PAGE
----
05.12.2010 | 10:00 am

A Note from Fatty: I met Jenni and Pat at the Philadelphia LiveStrong Challenge last year, and they are both incredibly fantastic, positive people. Jenni’s got their race report over at Jenni’s blog. The report begins with this photo:


Go read it now.

100 Miles of Nowhere, Team Marine Division (MUST READ)

05.12.2010 | 9:00 am

A Note from Fatty: You gotta read this one.

We are both deployed with the 24th Marine Expeditionary Unit aboard the USS NASSAU. I’m a Harrier pilot by trade and John is an Aviation Ordnance Officer. In other words, he makes the bombs and slaps them on the planes, and I deliver them with care.

I’ll admit it, when I had heard about the first “100 Miles to Nowhere” I thought it was a horrible idea. I admired the “bullheaded” nature of the effort, but who in their right mind rides 100 miles on a trainer or around their cul-de-sac?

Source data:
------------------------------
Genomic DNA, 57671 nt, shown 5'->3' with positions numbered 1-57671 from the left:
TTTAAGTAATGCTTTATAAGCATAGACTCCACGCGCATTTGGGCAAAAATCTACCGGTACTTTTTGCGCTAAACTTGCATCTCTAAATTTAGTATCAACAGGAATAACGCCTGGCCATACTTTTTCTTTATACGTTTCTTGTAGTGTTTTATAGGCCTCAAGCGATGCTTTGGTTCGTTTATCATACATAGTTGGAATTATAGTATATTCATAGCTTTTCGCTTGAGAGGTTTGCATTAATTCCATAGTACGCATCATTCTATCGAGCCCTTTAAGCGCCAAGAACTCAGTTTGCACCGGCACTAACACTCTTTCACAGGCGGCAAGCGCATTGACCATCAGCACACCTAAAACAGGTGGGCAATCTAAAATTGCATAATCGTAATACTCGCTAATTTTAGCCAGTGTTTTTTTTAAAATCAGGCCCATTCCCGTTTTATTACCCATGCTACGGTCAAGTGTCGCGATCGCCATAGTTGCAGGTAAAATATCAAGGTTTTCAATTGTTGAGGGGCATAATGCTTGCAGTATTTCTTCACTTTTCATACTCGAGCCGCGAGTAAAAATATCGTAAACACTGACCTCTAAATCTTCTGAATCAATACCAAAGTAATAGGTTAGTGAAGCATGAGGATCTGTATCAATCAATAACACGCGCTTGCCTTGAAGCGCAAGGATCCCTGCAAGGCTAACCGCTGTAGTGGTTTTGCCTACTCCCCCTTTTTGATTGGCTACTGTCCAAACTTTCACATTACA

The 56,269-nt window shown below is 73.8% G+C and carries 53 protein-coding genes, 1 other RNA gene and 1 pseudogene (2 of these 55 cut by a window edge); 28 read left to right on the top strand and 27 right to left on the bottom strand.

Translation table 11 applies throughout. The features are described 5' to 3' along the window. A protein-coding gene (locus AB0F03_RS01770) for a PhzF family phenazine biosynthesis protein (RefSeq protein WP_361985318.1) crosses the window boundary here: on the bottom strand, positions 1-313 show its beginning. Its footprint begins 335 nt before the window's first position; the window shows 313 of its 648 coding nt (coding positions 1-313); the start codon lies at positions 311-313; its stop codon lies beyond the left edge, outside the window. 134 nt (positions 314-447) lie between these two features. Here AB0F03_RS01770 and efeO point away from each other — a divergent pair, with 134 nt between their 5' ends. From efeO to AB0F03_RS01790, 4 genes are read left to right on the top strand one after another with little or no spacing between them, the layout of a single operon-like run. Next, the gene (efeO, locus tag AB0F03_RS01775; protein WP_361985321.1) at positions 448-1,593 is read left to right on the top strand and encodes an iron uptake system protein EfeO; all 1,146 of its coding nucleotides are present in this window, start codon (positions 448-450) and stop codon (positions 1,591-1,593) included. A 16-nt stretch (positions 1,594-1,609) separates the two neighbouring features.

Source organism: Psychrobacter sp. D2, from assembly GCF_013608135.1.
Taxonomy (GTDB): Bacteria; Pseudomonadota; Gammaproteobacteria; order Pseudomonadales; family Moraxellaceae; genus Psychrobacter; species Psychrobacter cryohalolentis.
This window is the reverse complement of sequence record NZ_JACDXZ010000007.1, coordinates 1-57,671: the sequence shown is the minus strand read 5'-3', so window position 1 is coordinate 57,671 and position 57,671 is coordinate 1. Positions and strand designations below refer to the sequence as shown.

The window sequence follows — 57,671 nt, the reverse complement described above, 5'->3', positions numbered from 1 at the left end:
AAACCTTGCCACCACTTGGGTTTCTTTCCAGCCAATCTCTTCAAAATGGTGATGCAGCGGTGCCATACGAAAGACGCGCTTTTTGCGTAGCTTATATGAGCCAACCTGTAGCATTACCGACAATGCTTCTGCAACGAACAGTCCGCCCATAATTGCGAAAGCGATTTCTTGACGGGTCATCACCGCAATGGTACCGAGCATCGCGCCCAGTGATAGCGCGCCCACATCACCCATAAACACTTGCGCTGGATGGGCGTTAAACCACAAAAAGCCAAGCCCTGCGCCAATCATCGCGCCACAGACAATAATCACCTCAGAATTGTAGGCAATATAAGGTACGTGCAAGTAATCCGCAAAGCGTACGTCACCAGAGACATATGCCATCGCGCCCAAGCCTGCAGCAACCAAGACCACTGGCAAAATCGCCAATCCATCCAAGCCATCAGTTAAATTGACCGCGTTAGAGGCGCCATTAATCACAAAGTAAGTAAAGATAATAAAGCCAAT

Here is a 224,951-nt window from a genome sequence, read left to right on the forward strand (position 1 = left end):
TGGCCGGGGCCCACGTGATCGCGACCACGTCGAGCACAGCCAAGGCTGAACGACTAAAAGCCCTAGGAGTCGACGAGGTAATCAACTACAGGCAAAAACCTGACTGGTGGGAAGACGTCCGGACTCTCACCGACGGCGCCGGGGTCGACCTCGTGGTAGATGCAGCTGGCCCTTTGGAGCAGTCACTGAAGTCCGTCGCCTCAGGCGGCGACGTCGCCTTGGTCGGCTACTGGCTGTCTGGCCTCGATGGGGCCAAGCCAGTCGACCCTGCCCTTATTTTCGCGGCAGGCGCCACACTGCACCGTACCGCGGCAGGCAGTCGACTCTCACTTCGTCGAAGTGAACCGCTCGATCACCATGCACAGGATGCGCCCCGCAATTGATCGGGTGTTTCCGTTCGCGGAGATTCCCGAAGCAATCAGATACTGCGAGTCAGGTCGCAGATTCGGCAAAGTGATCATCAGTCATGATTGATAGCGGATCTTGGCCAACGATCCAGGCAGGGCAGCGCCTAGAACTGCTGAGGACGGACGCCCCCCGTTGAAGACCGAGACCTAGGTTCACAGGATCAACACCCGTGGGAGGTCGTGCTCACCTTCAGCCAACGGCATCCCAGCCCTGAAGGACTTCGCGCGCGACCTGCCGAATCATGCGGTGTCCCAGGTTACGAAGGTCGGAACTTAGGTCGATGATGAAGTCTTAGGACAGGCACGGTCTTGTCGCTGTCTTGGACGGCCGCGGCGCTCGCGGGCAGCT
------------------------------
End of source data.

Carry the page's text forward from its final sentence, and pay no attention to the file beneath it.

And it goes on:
Fast forward 2 years and here I am, 111 days into a deployment at sea on an amphibious carrier. That’s 111 days without a single stop in port. The only option to keep bike fitness from withering away is to ride the spinners in the ship’s gym.  

Thankfully, I have a friend and co-worker out here with me who shares my love of cycling (probably even more than I do) and keeps me motivated to get on the trainers.  

We are both fans of the Fatty blog, and when the 100 Miles to Nowhere was announced this year, we thought what better place to do it, than stuck on a hunk of steel floating in the Gulf of Aden?


With a flight schedule to contend with and the unreliability of mail out here, we figured the chances of receiving our kit on time and having the 8th as a free day were pretty slim. However, the moons aligned and our kits arrived with a few days to spare and the ship even scheduled a rare “day off” to celebrate our half-way point on the deployment.